After Losing Their Business And Bankruptcy, One Family Recovers Like Heroes


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Categories: Home Stories

During 2008, Hari and Karl Berzins lost their home and restaurant business. The recession hit them hard, but they didn’t let their misfortunes stop them from moving forward. They learned their lesson and vowed never to use credit again. So when they rebuilt, they did so on a small scale. (Literally.)

The living room converts into a dining room in the Berzins family's 168-square-foot home in Virginia's Blue Ridge Mountains.

Moving into a big house might be part of the American dream but Karl and Hari Berzins have made a happy life in a tiny abode. The parents are raising two kids, ages 10 and 12, and a dog in a 168-square-foot box tucked away among the pines and poplars of the Blue Ridge Mountains in southwest Virginia.

Hari admits the noise of Archer and Ella and their great Pyrenees packed into close quarters tests her nerves at times, but over the past four years her family has learned to appreciate their simple life and identify what truly matters.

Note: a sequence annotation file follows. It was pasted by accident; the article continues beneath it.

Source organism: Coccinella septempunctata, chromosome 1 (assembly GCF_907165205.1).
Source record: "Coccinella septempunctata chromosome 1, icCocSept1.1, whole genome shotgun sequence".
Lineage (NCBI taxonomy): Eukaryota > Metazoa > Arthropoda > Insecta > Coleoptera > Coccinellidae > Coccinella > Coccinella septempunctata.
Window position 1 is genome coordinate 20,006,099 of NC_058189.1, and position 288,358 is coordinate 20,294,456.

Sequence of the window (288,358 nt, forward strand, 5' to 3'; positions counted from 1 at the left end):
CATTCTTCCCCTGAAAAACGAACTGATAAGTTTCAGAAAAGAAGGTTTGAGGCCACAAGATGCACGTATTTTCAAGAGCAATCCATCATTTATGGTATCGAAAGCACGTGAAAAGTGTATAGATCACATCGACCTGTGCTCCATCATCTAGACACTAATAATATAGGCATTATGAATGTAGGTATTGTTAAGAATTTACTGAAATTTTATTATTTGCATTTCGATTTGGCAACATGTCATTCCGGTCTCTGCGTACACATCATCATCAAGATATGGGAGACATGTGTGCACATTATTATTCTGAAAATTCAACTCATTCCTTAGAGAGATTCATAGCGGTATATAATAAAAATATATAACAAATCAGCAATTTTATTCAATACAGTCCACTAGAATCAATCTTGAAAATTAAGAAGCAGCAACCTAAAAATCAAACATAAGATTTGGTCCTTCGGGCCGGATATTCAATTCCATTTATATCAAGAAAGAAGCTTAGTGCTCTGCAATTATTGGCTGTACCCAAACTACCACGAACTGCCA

“We have our health, our marriage, our kids,” said Hari “That’s what’s really important.”

The Berzins are part of a small but growing group of tiny house dwellers who care about economy, simplicity, the environment and energy efficiency. Type “tiny house” into Google and you’ll find dozens of blogs, books and classes. A company called Tumbleweed with an office in Sonoma, Calif., can sell you a tiny house or set you up with a course to build one yourself. A small house guru named Jay Shafer is planning to build a community of little cottages in Sebastopol, Calif.; another expert named Ethan Waldman is selling a book titled Tiny House Decisions.

The houses are popping up everywhere from tony Montecito, Calif., to remote mountain ranges in the Southern United States. Prices to build these cute cottages with multipurpose living spaces range from $7,000 to $40,000, to even $150,000 and up for tricked-out accommodations.

The Berzins journey to a pared-down life began in 2008 when business at their restaurant in central Florida slowed. “Our dream was to have our own restaurant and we opened in 2007 — and then the economic downturn hit,” Hari said. “Our clientele couldn’t afford to eat out. We saw it happening in our reporting system, and then we just had to close.”

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